For example, in State v. Purvis, 249 Or. 404, 411, 438 P.2d 1002 (1968), a case decided under both the Fourth Amendment and Article I, section 9,2 the defendant sought to suppress evidence that police had obtained from hotel maids who had removed the evidence from ash trays and waste baskets of a hotel room that the defendant had occupied. This court rejected the defendant's privacy arguments, stating:
“Defendant's claim to privacy terminated with respect to items discarded by him and which he impliedly authorized to be hauled away. * * *
* * * * *
“The objects which defendant deposited in the ash trays and waste baskets can be regarded as abandoned property.”
249 Or. at 410-11, 438 P.2d 1002.
In State v. Belcher, 306 Or. 343, 759 P.2d 1096 (1998), the defendant engaged in a fight at a tavern and ran from the scene before the police arrived, leaving behind a backpack. After reciting the trial court's findings that the defendant had “[left] the pack behind; [with] no indication when if ever he decided to return for it,” this court agreed with the state's argument that the defendant had abandoned the backpack and that a police search for identification in the backpack did not violate Article I, section 9, or the Fourth Amendment. Id. at 345-46, 759 P.2d 1096.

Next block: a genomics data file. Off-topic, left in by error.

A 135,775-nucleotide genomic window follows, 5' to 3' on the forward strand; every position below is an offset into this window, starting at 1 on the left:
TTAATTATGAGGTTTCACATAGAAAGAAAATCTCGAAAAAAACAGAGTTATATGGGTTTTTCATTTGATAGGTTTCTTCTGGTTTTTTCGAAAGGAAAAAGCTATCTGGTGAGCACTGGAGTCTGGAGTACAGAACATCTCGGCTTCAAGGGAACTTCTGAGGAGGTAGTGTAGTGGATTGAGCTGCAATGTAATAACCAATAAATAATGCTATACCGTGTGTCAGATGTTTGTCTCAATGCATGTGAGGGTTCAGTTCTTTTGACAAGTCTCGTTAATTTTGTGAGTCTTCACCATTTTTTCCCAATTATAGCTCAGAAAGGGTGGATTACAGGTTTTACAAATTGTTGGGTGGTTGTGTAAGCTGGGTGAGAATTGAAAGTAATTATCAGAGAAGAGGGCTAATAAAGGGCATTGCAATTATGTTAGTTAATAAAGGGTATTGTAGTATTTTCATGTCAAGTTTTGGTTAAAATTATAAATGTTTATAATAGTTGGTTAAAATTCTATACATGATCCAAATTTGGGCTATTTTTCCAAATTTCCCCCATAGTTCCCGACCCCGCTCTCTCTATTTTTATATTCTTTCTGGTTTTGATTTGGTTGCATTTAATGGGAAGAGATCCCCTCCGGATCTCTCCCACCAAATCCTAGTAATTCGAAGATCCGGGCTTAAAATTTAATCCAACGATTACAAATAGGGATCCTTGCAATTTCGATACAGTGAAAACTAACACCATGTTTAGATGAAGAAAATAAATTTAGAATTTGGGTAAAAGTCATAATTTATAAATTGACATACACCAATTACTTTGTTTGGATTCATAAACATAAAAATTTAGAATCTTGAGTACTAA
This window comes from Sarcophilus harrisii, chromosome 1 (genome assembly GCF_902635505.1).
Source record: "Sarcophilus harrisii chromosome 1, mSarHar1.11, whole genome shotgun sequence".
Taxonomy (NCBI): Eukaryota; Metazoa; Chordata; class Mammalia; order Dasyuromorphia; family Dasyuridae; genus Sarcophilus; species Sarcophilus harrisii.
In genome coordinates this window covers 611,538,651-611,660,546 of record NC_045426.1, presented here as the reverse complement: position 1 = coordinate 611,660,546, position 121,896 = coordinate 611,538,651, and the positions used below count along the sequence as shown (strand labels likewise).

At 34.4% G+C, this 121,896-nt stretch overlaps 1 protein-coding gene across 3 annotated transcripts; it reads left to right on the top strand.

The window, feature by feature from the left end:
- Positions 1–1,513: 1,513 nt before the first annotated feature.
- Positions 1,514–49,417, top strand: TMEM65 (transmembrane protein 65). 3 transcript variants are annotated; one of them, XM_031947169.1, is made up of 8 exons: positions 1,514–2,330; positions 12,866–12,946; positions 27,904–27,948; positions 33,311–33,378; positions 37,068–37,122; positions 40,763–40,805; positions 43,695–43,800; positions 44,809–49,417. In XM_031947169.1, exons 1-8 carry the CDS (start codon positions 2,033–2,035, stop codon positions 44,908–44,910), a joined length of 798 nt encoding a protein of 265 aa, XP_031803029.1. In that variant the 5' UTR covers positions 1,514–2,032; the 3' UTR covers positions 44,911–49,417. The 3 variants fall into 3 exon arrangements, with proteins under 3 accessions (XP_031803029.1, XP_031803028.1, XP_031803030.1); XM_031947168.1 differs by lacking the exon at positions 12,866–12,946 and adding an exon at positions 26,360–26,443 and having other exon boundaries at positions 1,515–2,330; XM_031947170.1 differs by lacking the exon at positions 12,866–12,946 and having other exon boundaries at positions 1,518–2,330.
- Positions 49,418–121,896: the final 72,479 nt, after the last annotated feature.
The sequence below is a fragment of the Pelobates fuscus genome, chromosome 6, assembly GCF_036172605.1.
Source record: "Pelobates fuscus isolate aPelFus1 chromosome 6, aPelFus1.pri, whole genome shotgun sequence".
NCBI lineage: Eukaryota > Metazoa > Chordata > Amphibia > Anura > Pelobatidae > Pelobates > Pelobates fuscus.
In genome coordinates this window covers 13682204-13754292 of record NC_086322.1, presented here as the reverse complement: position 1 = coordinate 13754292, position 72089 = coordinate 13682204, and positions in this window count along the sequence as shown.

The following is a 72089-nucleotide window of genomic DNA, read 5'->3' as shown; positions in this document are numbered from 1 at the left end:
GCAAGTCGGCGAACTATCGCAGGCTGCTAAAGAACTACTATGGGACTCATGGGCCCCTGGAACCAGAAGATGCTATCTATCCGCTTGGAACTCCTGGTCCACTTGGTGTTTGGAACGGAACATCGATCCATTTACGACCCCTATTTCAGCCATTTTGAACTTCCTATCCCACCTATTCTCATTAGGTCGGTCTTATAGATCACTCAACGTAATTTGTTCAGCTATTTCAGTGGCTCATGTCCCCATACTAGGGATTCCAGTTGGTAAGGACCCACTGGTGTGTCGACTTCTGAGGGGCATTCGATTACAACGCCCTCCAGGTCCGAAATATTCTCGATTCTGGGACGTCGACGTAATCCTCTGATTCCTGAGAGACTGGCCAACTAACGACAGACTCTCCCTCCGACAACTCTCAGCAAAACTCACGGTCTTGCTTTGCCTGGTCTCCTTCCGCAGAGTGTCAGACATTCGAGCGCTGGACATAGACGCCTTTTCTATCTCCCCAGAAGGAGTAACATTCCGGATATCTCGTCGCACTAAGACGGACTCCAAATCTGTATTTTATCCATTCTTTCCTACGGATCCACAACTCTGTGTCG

State v. Pidcock, 306 Or. 335, 759 P.2d 1092 (1988), involved a briefcase that was found along the side of a road and turned over to the police, who searched it for identification. Although this court concluded that the police search for identification did not violate the defendant's privacy rights under Article I, section 9, the court rejected the state's argument “that [the] defendant ‘abandoned the property in a constitutional sense,’ ” holding:
“Defendant did not ‘abandon’ the briefcase until after the deputies had opened the briefcase and opened the envelopes [found within the briefcase] and tested their contents without a warrant. When the deputies opened the briefcase and tested the contents, defendant was still actively attempting to recover that property.”
306 Or. at 339, 759 P.2d 1092.
Three important points emerge from the cases discussed above. First, the determination whether a defendant has relinquished a constitutionally protected interest in an article of property involves both factual and legal questions, which this court reviews in the same manner that it reviews other search or seizure questions arising under Article I, section 9. See State v. Bea, 318 Or. 220, 230, 864 P.2d 854 (1993) (court will not disturb trial court's findings of historical fact if evidence supports them; however, court not bound by trial court's ultimate holding on voluntariness of consent to search, but assesses anew whether facts suffice to meet constitutional standards).
Second, because Article I, section 9, protects both possessory and privacy interests in effects, property law concepts of ownership and possession are relevant, though not always conclusive, in the factual and legal determination whether a defendant relinquished all constitutionally protected interests in an article of property.
Finally, for constitutional purposes, the question to be resolved in the present case is whether the defendant's statements and conduct demonstrated that he relinquished all constitutionally protected interests in the articles of property, so that both the warrantless seizure of the property and the resultant search by the police were reasonable under Article I, section 9. We now answer that question in this case.